History of the Hall & Lodge

Berkeley Lodge 21 was founded by nine men on May 14, 1911 as a mutual aid society for its members.  It was originally named the Brotherhood Lodge; similar Sisterhood Lodges were also available to Finns at that time. In those days, many lodges existed throughout California and to the north into Canada, as many Finns sought to start new lives in America. Several Berkeley Finnish women founded the Otava Sisterhood Lodge #2 in early 1913, and the two lodges merged to form the current Lodge 21 on Sept. 21, 1915, under the parent organization The United Finnish Kaleva Brothers and Sisters. UFKB&S was created to help  newly emigrated Finns orient to American culture. Berkeley was the 21st lodge to join this umbrella organization, and is the second largest in the organization.

The cornerstone of our Finnish Hall at 1970 Chestnut Street in Berkeley was laid on October 9, 1932, on land donated by Berkeley Finnish-American manufacturer Walter Mork. The building of the hall was commissioned by the UFKB&S Lodge 21 as its meeting, cultural and recreational facility. The building of the hall was completed by the end of 1932, mostly by the labor of its members. Its grand opening was marked by a three-day festival on Dec. 30 and 31 and Jan 1, 1933. The festivities included an inaugural program, an all-night New Year’s Eve dance organized by its younger members, and a stage play in Finnish on New Year’s Day.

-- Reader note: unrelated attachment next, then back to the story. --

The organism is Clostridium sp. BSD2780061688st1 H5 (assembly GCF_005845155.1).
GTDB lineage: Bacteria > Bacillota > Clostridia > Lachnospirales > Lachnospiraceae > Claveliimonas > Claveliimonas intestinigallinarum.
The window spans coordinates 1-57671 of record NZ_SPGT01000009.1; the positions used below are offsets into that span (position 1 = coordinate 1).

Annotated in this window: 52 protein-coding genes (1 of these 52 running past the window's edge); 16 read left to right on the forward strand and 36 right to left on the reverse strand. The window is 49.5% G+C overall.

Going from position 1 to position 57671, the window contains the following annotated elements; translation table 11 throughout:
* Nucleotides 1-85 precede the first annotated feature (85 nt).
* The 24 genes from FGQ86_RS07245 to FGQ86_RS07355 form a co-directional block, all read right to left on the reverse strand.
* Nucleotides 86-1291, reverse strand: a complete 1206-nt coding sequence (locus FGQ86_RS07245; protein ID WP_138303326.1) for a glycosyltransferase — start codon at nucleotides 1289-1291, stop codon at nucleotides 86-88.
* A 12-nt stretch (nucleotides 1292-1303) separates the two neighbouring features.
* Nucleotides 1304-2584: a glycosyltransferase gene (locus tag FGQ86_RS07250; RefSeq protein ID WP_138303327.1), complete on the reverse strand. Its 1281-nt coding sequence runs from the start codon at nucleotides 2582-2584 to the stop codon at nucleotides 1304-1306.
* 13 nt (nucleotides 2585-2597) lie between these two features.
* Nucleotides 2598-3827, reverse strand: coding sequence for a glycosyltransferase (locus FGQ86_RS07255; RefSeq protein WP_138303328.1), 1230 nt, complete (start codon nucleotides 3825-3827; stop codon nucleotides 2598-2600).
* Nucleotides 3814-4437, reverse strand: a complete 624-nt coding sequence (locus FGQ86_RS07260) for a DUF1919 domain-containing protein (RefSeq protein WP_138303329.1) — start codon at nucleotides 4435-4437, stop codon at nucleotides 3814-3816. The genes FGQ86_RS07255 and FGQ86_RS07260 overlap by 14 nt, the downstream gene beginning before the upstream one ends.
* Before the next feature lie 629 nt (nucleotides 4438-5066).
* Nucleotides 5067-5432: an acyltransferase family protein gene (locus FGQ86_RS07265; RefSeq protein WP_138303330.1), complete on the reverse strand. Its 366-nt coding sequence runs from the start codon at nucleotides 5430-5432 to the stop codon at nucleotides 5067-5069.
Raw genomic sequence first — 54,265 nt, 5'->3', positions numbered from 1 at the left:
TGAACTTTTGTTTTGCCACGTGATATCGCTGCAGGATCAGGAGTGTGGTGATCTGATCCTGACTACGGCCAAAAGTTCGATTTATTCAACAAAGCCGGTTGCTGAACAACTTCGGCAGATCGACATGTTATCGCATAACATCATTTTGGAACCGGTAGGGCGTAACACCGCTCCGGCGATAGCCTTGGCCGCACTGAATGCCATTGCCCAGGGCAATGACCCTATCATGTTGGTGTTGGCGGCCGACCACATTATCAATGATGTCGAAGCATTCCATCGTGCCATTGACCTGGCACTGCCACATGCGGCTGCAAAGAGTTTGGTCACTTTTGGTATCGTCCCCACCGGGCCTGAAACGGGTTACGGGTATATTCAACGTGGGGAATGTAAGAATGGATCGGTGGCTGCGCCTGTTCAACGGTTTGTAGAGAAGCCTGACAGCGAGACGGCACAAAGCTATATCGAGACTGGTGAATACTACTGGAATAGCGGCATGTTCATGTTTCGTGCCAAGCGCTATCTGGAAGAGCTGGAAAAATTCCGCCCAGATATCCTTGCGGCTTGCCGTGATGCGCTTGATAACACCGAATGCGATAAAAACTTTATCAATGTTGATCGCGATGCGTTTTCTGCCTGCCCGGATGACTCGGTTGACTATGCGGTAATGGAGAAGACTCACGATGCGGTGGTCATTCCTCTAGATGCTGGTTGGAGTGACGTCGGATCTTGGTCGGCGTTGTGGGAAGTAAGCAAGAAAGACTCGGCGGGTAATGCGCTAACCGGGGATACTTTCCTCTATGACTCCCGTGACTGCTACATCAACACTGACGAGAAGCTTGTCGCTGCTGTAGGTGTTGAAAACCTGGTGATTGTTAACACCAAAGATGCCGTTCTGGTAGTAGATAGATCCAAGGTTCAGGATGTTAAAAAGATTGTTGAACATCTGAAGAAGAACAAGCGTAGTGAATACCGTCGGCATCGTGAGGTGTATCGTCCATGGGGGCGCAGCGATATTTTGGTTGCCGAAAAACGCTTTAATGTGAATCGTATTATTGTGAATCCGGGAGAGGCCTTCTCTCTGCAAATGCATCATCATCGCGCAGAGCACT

Lodge membership flourished at the time, as Berkeley was home to a large Finnish immigrant population. The hall was a busy place. As a mutual benefit society, the Lodge provided sickness and burial benefits for its members, and its social and cultural life was phenomenal for decades. Activities included stage plays, concerts, dances, an orchestra, choruses, a lending library, movies, and benefits.  In more recent years, as the immigrant population has dwindled, Finnish cultural events are more sporadic. Nevertheless, the goal of maintaining a close connection with Finnish heritage and cultural practices still remain strong.

Berkeley Lodge 21 has hosted many Finnish and Finnish-American performance groups, and put on dramatized readings of Finnish stage plays in English translation, arts shows and poetry readings. It has also coordinated voting in Finnish National Elections and registering expatriates.  Current mainstay programs of the Lodge include the Bay Area’s Finnish Independence Day Celebration on the first Sunday of December and the annual May Day (Vappu) dances. 

Lodge 21 welcomes new members and proposals for Finnish cultural activities.